Auto experts say the electric F-150, known as the Lighting, should succeed if Ford has to make improvements during the era of electric vehicles. Introducing this truck now equates to “betting on the company,” said William C. Ford Jr., the company’s executive chairman, and Henry Ford’s great-grandson. “If this launch doesn’t go well, we could ruin the entire franchise.”
A critical year for electric vehicles
The popularity of battery operated cars is increasing worldwide, even as the auto market is stagnant.
The company has collected about 200,000 reservations for trucks, but it can still happen. Production may slow down due to global chip shortages or rising costs of significant lithium, nickel and other raw materials for batteries. The software that Ford has produced may be faulty for the truck, an issue that will halt the sale of the new electric Volkswagen in 2020.
Ford and Mr. Farley have a few things to look for. Unlike many other electric cars, the F-150 light is relatively inexpensive – it starts at $ 40,000. Tesla’s affordable car compact Model 3 sedan starts at more than $ 48,000. Lighting has many stores, including a large front truck that is appealing to families and businesses with larger truck fleets. And it helps that Tesla won’t start producing its own cyber truck until next year.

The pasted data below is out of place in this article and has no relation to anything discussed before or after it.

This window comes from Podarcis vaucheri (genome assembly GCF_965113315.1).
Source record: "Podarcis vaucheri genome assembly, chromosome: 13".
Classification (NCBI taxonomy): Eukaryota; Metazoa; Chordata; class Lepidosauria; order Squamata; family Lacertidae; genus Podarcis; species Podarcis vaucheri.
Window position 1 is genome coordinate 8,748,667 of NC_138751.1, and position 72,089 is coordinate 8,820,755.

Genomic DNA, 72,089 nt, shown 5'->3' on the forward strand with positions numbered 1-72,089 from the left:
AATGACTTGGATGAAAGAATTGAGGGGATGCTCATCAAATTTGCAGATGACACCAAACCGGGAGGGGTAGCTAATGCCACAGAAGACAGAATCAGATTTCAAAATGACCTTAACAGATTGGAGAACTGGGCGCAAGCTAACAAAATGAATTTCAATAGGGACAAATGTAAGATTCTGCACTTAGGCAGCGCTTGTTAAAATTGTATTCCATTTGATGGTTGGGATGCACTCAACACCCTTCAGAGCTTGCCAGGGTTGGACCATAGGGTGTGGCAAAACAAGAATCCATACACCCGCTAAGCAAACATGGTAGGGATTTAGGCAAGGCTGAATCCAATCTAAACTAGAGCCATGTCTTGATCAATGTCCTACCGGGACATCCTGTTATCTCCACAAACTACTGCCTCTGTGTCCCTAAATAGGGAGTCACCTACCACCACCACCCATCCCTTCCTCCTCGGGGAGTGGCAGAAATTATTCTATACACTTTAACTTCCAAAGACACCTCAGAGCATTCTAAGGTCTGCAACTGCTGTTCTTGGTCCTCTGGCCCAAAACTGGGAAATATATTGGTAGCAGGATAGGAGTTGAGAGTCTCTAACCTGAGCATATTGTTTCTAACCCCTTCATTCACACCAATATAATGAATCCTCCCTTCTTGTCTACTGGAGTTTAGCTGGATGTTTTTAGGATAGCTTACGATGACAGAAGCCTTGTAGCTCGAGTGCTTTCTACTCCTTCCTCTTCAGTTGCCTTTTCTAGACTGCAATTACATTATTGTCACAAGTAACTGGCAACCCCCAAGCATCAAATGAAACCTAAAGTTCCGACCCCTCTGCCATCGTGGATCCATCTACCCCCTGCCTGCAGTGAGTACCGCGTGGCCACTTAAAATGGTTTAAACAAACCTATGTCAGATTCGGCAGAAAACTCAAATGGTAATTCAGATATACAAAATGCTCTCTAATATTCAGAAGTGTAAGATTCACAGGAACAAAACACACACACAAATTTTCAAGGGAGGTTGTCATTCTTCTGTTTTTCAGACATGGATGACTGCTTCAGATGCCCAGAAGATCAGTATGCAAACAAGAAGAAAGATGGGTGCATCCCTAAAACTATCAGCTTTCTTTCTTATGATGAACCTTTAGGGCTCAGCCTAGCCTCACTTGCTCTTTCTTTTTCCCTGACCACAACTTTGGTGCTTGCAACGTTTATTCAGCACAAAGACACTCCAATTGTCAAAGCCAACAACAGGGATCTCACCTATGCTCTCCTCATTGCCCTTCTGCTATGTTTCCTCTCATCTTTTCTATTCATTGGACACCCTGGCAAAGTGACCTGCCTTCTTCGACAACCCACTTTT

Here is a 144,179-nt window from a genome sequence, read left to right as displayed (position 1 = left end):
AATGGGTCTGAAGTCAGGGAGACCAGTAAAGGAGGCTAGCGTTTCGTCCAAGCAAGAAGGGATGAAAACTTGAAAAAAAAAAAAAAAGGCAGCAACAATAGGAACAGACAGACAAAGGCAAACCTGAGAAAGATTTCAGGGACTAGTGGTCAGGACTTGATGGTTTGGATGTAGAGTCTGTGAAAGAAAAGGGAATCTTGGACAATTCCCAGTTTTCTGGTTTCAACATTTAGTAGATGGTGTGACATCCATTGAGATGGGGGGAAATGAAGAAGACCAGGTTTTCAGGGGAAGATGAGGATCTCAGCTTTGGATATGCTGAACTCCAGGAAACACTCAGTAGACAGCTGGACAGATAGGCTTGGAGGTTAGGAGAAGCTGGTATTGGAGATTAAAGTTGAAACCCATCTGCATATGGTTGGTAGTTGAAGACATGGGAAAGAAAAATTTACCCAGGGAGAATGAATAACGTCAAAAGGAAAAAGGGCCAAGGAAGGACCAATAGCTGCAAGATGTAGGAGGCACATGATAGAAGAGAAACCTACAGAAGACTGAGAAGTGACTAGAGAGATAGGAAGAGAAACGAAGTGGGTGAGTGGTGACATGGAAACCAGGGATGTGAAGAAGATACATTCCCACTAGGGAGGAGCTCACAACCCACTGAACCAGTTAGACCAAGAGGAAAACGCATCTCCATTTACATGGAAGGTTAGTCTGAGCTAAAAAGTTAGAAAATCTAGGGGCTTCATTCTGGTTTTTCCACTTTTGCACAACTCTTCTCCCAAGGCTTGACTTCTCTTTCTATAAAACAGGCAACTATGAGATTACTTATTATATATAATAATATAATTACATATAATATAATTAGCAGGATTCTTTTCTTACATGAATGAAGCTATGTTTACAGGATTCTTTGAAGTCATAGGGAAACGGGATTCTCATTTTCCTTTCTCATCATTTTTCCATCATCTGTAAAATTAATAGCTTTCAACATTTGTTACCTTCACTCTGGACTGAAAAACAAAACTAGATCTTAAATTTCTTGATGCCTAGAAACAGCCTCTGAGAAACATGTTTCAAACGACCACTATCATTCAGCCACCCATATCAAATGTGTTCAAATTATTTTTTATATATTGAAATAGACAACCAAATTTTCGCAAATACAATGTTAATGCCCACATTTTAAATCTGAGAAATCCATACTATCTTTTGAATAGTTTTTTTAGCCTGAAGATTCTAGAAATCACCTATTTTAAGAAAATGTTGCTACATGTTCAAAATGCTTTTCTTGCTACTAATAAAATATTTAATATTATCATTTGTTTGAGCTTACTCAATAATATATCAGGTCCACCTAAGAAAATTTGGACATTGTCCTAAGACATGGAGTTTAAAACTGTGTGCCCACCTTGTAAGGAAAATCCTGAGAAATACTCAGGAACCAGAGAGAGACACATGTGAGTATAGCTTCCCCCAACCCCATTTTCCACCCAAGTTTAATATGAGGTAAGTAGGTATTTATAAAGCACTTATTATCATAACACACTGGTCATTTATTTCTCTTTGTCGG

And Ford is also already in the EV game with the Mustang Mach-A, an electric sports utility vehicle. It sold 27,000 ۾ over 2021, its first year on the market, and received favorable reviews.
Production of the F-150 Lighting is set to begin next Monday. Competing models of General Motors, Stellenitis and Toyota – Ford’s main competitors in the pick-up – are at least a year away. Rivian, a new manufacturer in which Ford has invested, has begun selling an electric truck but has been struggling to increase production.
“If the light launches, we have a great opportunity,” said Mr Ford.
In many ways, Mr. Farley often checks the box when it comes to leading American vehicles. My three Like Bara, the GM’s chief executive, whose father worked on the Pontiac assembly line, Mr. Farley’s family has roots in the industry: his father worked in a Ford factory. During his visit, he will visit Ford Plants and other sites important to the company’s history. At the age of 15, he bought a Mustang while working in California one summer and drove it home to Michigan without a license. His grandmother nicknamed him “Jimmy Car-Car”.
But like Mr Musk, a South African resident who founded PayPal and other companies, Mr Farley’s career was different and involved in business creation. Born in Argentina when his father was working as a banker, Mr. Farley, 59, also lived in Brazil and Canada when he was growing up. His career started out not in the auto industry but at IBM. He spent a long time in Toyota. He helped the Japanese auto maker work on its latest Lexus luxury brand, which is now a powerhouse, to control its reputation for producing boring and affordable cars.